Buruli Ulcer Research at MSU
The overall goal of the proposed study is to examine, build and test predictive models that define the relationships between landscape change and ecological disturbance in freshwater food webs and the ecological distribution of Mycobacterium ulcerans in water bodies along a gradient of human infection incidence in Ghana, Africa This study will be the first of its kind to examine these relationships, information that will make a substantial contribution to understanding broader patterns of human environmental impacts, ecologically related changes, disease emergence, transmission, prevention and control.
The specific aim of the proposed study is to determine the possible role(s) of aquatic invertebrates as potential reservoirs of Mycobacterium ulcerans within and among aquatic habitats in Ghana, Africa. Because the DNA of M. ulcerans has been detected in several aquatic invertebrates, a food web-based hypothesis of potential aquatic invertebrate reservoirs of this bacterium has been proposed. Based upon this hypothesis and recent laboratory studies demonstrating that at least one aquatic insect is capable of transmitting this mycobacterium to mice, we propose to determine the extent of M. uclerans within the aquatic invertebrate trophic community structure of standing waterbodies (e.g., swamps, slow moving rivers, and wetlands) in BU endemic and non-endemic areas. We will take an innovative, systematic, and hierarchical approach to identifying the trophic relationships and links of potential aquatic invertebrate reservoirs, and how they might facilitate the movement of M. ulcerans in the aquatic environment. The hierarchical approach is based upon the following spatial scales: regional, landscape, habitat, and community. We also will use GIS to assess immediate landscape features (e.g., deforestation, agriculture, population density) potentially influencing the ecological distribution and trophic structure of aquatic invertebrate taxa of waterbodies in endemic and non-endemic regions. The project objectives and associated hypotheses are addressed within the following spatially explicit hierarchical framework:
Objective #1: GIS Mapping and Site Selection - We propose to map landscape features and biophysical attributes associated with known occurrences of Buruli Ulcer. We will use GIS to overlay high resolution data coverages of landscape uses (e.g., agriculture, urban, forests, lakes, and streams) and Buruli Ulcer prevalence to stratify regions with waterbodies associated with Buruli Ulcer outbreaks from those that do not, and to statistically determine waterbody trophic condition relationships with M. ulcerans occurrence. The mapping will be used to select appropriate study sites for focused limnological studies
Hypothesis: We predict that regions with higher rates of Buruli Ulcer disease will be associated with landscape features such as deforestation and human created aquatic impoundments, each known to be associated with the habitats and distribution of potential aquatic invertebrate reservoirs of M. ulcerans.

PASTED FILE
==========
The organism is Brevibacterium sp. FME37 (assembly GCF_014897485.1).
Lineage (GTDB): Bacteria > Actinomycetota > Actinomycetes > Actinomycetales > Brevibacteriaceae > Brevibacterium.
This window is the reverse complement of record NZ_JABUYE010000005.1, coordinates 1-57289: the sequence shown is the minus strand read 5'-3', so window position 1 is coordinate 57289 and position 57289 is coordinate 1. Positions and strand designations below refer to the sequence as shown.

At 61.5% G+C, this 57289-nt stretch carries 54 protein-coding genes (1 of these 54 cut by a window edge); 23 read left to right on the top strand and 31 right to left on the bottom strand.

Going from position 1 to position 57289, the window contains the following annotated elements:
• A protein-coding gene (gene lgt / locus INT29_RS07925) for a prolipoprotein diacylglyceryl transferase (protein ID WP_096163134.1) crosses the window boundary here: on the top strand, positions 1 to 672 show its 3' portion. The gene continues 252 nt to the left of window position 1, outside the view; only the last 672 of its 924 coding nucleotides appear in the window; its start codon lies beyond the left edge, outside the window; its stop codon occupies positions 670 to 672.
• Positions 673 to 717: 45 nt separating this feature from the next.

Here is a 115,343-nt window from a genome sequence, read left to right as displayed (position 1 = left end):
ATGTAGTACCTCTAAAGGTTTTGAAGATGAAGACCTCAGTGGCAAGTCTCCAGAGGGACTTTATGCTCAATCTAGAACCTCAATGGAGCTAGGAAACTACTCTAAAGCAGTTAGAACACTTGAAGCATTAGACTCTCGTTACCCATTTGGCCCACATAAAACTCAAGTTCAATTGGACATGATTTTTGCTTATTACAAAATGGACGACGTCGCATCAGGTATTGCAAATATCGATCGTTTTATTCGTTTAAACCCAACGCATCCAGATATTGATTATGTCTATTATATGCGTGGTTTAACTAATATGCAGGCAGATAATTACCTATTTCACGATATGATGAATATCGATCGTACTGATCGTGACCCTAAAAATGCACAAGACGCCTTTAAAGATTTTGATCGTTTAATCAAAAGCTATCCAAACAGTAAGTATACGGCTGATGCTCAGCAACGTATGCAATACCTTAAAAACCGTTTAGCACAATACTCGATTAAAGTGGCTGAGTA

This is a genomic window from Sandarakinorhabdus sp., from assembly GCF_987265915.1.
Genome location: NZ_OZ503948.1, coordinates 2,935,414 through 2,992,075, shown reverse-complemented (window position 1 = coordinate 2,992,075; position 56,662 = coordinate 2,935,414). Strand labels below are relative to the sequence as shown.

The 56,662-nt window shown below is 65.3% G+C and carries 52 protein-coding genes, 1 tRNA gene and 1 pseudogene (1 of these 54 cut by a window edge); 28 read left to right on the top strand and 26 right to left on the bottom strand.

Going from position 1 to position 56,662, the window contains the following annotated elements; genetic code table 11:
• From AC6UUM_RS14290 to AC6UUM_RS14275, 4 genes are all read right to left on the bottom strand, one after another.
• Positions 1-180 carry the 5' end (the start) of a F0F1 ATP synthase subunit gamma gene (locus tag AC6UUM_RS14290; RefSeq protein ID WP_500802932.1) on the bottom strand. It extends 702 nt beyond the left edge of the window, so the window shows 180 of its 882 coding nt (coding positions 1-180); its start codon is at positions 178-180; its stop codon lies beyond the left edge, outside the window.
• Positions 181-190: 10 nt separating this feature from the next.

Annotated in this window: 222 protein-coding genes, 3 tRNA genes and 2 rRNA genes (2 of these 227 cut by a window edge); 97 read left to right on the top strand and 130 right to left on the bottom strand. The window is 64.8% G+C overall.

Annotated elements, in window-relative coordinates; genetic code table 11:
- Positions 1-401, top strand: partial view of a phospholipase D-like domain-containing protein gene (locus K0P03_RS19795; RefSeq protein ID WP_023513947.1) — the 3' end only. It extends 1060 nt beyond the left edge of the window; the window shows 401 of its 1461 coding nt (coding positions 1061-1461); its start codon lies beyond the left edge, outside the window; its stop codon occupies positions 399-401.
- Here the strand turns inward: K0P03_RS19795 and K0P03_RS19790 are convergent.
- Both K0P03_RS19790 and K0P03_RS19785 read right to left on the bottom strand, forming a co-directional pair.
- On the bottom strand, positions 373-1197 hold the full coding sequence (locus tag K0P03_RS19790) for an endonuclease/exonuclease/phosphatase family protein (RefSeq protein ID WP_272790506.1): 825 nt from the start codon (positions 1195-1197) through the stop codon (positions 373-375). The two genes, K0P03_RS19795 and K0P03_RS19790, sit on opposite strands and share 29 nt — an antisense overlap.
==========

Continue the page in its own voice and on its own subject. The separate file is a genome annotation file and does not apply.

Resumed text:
Objective #2: Limnological Studies - We will conduct intensive limnological studies of the selected waterbodies to identify abiotic and biotic relationships that may interact to influence the extent of M. ulcerans in the environment, whether through invertebrate feeding interactions (trophic links) or abiotic landscape constraints (e.g., aquatic vegetation coverage).
Hypothesis: We predict that specific limnological variables (e.g. water clarity, oxygen conditions, vegetation types) will determine the density and distribution of aquatic invertebrates that potentially harbor M. ulcerans. The direction of these constraints will occur from both bottom-up (e.g., biofilm biomass) and top-down (e.g., fish) mechanisms.
Objective #3: Trophic Structure (Intra-waterbody Transmission) - The biotic component of the limnological studies will be used to identify the trophic structure and possible feeding linkages of each waterbody. The trophic structure will include an inventory of the macrophytes, invertebrates, and fish and their functional feeding group classifications and associations.
Hypothesis: We predict that the trophic relationships among aquatic invertebrates will help to identify the ecological distribution and potential modes of intra-waterbody transmission of M. ulcerans.
Objective #4: PCR Detection of M. ulcerans - The extent of M. ulcerans in the environment and among aquatic invertebrates, fish and other biotic components (plants, biofilm) will be determined for individual taxa representing different trophic groups using PCR assays (using primers specific for M. ulcerans).
Hypothesis: We predict that the position of particular invertebrates within the food web (their functional feeding group designation) will determine the probability of harboring M. ulcerans.
A flow diagram showing the scale of measurement and linkages of potential research interest for determining ecological connections important to BU incidence and future control effort.